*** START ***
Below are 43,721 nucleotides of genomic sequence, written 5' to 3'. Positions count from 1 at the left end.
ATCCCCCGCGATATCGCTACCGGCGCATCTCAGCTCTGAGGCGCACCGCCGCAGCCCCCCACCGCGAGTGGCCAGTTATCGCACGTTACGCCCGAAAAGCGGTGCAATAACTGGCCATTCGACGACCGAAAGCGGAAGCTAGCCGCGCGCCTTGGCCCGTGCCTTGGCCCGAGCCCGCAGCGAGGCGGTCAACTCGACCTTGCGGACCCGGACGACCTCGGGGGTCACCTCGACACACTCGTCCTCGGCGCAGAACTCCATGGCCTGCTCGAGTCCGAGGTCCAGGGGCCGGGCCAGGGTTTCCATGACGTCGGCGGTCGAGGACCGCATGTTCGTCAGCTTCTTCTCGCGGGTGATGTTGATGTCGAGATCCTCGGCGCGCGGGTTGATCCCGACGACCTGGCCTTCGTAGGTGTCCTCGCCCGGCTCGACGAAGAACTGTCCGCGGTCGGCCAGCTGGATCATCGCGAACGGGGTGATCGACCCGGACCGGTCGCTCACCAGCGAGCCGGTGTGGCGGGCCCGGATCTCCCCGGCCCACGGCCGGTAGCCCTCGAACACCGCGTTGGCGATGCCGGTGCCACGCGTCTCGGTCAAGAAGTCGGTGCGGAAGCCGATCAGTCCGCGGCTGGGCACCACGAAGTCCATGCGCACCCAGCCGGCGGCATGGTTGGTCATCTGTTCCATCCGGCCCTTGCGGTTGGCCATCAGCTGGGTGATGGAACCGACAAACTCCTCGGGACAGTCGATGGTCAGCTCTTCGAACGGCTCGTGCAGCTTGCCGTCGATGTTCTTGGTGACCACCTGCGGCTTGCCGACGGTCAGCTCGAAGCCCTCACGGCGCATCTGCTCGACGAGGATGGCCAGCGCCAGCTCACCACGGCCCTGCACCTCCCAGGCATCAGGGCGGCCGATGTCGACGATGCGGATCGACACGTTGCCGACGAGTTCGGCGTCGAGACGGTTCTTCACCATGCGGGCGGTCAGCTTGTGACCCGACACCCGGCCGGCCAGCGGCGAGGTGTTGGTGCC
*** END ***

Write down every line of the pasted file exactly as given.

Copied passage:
Below are 43,721 nucleotides of genomic sequence, written 5' to 3'. Positions count from 1 at the left end.
ATCCCCCGCGATATCGCTACCGGCGCATCTCAGCTCTGAGGCGCACCGCCGCAGCCCCCCACCGCGAGTGGCCAGTTATCGCACGTTACGCCCGAAAAGCGGTGCAATAACTGGCCATTCGACGACCGAAAGCGGAAGCTAGCCGCGCGCCTTGGCCCGTGCCTTGGCCCGAGCCCGCAGCGAGGCGGTCAACTCGACCTTGCGGACCCGGACGACCTCGGGGGTCACCTCGACACACTCGTCCTCGGCGCAGAACTCCATGGCCTGCTCGAGTCCGAGGTCCAGGGGCCGGGCCAGGGTTTCCATGACGTCGGCGGTCGAGGACCGCATGTTCGTCAGCTTCTTCTCGCGGGTGATGTTGATGTCGAGATCCTCGGCGCGCGGGTTGATCCCGACGACCTGGCCTTCGTAGGTGTCCTCGCCCGGCTCGACGAAGAACTGTCCGCGGTCGGCCAGCTGGATCATCGCGAACGGGGTGATCGACCCGGACCGGTCGCTCACCAGCGAGCCGGTGTGGCGGGCCCGGATCTCCCCGGCCCACGGCCGGTAGCCCTCGAACACCGCGTTGGCGATGCCGGTGCCACGCGTCTCGGTCAAGAAGTCGGTGCGGAAGCCGATCAGTCCGCGGCTGGGCACCACGAAGTCCATGCGCACCCAGCCGGCGGCATGGTTGGTCATCTGTTCCATCCGGCCCTTGCGGTTGGCCATCAGCTGGGTGATGGAACCGACAAACTCCTCGGGACAGTCGATGGTCAGCTCTTCGAACGGCTCGTGCAGCTTGCCGTCGATGTTCTTGGTGACCACCTGCGGCTTGCCGACGGTCAGCTCGAAGCCCTCACGGCGCATCTGCTCGACGAGGATGGCCAGCGCCAGCTCACCACGGCCCTGCACCTCCCAGGCATCAGGGCGGCCGATGTCGACGATGCGGATCGACACGTTGCCGACGAGTTCGGCGTCGAGACGGTTCTTCACCATGCGGGCGGTCAGCTTGTGACCCGACACCCGGCCGGCCAGCGGCGAGGTGTTGGTGCC